Heron Island, Great Barrier Reef, Australia

Friday, 30 October 2009

Krispy Kreme, please note....

It isn't the most winning of sales techniques to greet a customer's order by adopting a Lady Bracknell tone of mildly outraged incredulity to say "Just the one?"

Friday, 23 October 2009

Sheer frivolity

I suppose I ought to have done my democratic duty and sat down to watch Question Time last night. But it's a long time since I gave up watching controversialists being controversial. What's the point if the only possible constructive contribution to the discussion is to throw something at the telly? Especially if, half the time, you could make a better fist of the arguments being put forward by someone you loathe in support of something you despise. And that's the last position I'd want to be in when the likes of Nick Griffin are on.

Anyway, it was nearly past my bedtime, and who wants to go to bed still chuntering away in high dudgeon? (By the way, what is low dudgeon?) Perhaps I might catch up in the daytime on the interweb - or maybe not.

Truth to tell - and I do hope this doesn't turn out to be some sort of historical parallel - there was a Astaire-Rogers musical on BBC4..........

Monday, 19 October 2009

Apple time

Tuesday is National Apple Day, apparently, and this weekend there was an Apple Festival at Brogdale Farm, the home of the National Fruit Collection.

Here over 2000 varieties of apples are grown, along with 500 varieties of pear, not to mention quinces and cherries, and the collection supports all sorts of serious research.

It's open to visit most of the year, but for the casual day-outer, the interest is either blossom or fruiting time.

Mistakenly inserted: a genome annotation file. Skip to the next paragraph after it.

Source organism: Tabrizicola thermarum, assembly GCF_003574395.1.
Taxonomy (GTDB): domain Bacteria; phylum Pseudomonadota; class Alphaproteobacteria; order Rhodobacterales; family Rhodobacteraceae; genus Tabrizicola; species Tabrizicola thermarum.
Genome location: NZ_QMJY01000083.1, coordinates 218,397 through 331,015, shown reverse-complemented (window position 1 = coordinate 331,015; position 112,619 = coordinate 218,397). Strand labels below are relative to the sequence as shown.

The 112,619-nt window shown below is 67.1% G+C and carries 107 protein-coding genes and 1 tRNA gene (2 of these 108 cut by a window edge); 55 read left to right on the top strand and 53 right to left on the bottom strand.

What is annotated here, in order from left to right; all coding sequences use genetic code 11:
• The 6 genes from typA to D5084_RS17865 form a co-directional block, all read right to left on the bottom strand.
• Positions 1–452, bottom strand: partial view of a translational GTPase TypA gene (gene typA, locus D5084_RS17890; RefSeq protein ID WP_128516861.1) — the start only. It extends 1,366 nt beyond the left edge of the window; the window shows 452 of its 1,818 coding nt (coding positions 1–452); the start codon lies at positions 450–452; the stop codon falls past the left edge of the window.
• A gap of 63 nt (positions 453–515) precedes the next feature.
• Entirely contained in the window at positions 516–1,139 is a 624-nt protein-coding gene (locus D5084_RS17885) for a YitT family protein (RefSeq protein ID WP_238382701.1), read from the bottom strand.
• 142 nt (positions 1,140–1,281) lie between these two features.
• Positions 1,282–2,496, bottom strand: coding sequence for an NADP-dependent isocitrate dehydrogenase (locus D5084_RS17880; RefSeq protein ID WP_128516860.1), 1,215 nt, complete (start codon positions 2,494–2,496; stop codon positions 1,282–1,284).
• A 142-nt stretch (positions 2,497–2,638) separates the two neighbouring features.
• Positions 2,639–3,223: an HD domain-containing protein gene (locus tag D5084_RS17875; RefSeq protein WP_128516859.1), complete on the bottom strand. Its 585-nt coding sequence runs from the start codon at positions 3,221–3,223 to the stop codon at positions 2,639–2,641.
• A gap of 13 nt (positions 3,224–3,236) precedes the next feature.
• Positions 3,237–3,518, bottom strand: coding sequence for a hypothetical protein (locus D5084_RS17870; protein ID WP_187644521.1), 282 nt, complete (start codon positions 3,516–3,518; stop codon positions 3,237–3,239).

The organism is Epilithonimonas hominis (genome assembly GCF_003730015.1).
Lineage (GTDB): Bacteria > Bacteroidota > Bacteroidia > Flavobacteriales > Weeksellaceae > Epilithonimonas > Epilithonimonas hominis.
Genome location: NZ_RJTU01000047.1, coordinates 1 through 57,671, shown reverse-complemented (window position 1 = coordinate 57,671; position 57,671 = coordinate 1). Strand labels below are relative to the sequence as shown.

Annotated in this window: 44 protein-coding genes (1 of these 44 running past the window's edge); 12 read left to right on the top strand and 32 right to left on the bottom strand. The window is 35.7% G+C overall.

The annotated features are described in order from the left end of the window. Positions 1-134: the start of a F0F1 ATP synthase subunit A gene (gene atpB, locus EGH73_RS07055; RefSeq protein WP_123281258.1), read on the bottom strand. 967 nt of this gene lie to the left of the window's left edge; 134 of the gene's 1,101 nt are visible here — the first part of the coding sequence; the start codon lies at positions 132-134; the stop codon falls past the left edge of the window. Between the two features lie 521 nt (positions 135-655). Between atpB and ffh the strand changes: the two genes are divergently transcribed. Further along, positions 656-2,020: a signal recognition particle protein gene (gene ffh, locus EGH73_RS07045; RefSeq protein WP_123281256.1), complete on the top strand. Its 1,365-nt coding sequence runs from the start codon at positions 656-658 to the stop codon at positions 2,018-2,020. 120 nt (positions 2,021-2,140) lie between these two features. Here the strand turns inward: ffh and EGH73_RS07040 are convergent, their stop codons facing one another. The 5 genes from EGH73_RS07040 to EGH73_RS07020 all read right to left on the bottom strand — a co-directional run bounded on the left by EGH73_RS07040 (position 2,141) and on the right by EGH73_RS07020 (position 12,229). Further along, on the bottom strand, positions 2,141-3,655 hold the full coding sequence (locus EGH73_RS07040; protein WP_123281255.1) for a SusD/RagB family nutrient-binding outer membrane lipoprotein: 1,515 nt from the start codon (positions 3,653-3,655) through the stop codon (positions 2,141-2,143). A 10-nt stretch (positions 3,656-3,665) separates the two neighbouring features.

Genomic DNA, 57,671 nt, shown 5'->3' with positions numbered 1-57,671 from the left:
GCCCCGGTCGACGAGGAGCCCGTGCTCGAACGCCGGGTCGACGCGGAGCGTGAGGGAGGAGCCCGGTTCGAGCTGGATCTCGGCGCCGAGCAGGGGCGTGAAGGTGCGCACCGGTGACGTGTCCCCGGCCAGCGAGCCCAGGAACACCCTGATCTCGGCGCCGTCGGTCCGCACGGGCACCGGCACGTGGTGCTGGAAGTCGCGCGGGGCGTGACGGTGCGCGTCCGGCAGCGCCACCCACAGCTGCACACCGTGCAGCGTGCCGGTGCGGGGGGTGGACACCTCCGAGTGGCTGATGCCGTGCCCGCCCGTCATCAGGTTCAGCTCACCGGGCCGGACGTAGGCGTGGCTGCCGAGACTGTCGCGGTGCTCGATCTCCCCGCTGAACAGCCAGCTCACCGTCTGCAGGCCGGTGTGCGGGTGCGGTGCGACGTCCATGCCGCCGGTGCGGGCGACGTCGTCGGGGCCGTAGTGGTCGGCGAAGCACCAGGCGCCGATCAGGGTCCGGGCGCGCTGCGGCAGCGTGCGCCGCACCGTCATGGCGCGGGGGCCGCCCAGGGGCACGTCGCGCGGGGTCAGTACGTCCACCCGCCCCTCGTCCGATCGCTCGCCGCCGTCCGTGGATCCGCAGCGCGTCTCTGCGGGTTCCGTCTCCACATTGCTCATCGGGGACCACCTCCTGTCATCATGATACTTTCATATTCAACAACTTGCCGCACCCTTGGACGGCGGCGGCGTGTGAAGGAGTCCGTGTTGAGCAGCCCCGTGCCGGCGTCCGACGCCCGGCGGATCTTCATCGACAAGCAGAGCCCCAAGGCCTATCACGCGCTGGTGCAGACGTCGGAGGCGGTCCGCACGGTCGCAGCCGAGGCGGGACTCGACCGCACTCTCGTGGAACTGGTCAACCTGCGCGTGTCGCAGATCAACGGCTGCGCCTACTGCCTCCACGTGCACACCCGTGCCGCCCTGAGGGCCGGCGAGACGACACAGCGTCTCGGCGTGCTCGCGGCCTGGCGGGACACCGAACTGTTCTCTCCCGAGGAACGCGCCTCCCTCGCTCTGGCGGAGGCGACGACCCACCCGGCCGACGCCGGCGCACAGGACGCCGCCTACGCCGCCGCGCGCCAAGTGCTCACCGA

For serious gardeners, there are opportunities to buy plants and seek expert (if rather brisk) advice:

"Is there anything I can do about the scab?"

"Yup. Spray".

To save time, there was an ID parade of trays of different apples marked with their names, for all those people with an old tree but no idea what variety it is.

And there was a large pick'n'mix tent of apples and pears for £2 a bag, of varieties I'd never heard of - not just apples (Norfolk Orange, Blue Pearmain, Murfitt's Seedling) but pears (Bergamotte de Strycker, Beurre de Beugny).

This being a Festival, the regular apple-focussed activities and tours of the fields were supplemented by talks and cookery demonstrations as well as other entertainments - food, fudge and craft stalls, a falconry display, a chance to try your hand at archery, the local classic car club display, and live bands while the miniature railway tootled back and forth behind the Egremont Russets.

The guided walk took us past trees loaded with fruit which we were allowed to taste (and pick samples): perfect scarlet or crimson apples like the pictures in children's books (and every other possible colour too), historical varieties from what was claimed to be a Roman variety (small, green, not very tasty and fruiting only every other year), to the Elizabethan costard (large, crimson, delicious, but fruiting only at the tip of each stem, so not commercially economic), and a range of flavours too, with some apples (supposedly) tasting of aniseed, raspberry, lemon or coffee flavours.

It's the names that capture the imagination. The limited range of supermarket offerings simply doesn't prepare you for a world in which you might find D'Arcy Spice tempting the Lady of Wemyss to a Fondante d'Automne, or Mrs. Phillimore having Great Expectations of William Crump, while Leonard Lush calls Scotch Bridget "Sweetie" (and she calls him "Fairy"). (Yes, those are all names of apples and pears).